Availability and use of public information and conspecific density for settlement decisions in the collared flycatcher

Collared Flycatcher (Ficedula albicollis) Science Article 4


Public information, i.e. local reproductive performance of conspecifics, is expected to be a highly valuable cue for breeding habitat selection. However, the access to this cue may be spatially and temporally constrained. When public information is unavailable, individuals may use other integrative cues, such as the local density of breeders. Departure decisions of collared flycatchers (Ficedula albicollis) were shown previously to be related to both public information and breeding density, in a long-term correlative study of a fragmented population. Here, we tested whether flycatchers also use public information (number and condition of fledglings produced locally) and breeding density to make individual settlement decisions in the following year. Immigration rates were computed to measure the degree of attractiveness of patches to new breeders. We investigated the relative influence of public information and breeding density on immigration rates of yearlings and older adults separately. The access to public information for settlement decisions may indeed be more limited for yearlings.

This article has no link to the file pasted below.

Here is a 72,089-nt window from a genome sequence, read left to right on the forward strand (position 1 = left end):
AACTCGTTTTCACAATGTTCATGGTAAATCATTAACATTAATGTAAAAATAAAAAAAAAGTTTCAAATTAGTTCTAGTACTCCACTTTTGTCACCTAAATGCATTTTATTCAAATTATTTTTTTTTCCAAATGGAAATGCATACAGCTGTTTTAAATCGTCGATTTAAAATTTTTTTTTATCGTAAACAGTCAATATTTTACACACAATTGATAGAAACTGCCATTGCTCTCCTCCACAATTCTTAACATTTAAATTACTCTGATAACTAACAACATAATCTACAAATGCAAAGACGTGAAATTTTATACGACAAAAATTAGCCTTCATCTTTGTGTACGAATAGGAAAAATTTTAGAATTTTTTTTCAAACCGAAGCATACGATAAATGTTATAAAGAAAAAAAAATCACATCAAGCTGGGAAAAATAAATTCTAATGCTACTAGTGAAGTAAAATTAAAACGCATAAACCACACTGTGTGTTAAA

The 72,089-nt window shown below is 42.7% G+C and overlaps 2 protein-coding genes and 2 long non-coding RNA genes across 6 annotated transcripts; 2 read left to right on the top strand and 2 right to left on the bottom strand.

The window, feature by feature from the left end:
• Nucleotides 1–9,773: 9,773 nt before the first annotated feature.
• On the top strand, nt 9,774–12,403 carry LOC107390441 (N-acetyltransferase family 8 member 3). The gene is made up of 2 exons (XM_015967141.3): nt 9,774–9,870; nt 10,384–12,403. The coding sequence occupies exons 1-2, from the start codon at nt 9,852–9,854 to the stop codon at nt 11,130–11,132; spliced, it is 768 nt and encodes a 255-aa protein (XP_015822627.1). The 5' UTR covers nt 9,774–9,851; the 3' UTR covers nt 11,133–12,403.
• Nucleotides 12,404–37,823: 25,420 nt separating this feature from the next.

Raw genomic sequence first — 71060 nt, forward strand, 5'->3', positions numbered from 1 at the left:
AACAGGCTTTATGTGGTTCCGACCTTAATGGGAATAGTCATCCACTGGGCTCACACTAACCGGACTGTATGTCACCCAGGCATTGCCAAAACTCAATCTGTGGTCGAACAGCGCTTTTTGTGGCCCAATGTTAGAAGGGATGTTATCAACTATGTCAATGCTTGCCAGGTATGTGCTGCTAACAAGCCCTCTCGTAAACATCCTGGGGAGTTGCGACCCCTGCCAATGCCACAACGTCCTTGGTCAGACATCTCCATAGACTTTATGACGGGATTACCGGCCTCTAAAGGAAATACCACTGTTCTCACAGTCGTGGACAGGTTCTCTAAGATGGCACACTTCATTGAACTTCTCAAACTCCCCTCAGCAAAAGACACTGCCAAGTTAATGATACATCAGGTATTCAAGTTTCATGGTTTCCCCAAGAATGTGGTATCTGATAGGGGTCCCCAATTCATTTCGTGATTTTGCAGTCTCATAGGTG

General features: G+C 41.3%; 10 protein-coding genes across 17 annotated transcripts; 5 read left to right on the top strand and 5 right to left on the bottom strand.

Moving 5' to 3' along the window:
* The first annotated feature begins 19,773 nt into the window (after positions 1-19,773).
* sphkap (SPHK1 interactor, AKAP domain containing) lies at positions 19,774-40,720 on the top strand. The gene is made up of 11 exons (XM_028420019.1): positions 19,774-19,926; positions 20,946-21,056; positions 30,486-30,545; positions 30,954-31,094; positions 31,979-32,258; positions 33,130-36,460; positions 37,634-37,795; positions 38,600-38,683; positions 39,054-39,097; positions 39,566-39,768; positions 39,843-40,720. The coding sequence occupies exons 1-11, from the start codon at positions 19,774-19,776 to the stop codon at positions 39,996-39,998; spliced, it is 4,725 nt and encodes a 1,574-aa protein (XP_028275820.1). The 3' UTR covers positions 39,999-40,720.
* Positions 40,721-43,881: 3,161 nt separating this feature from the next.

Blandine Doligez, Tomas Part, Etienne Danchin, Jean Clobert and Lars Gustafsson, Journal of Animal Ecology (2004) 73, 75-87

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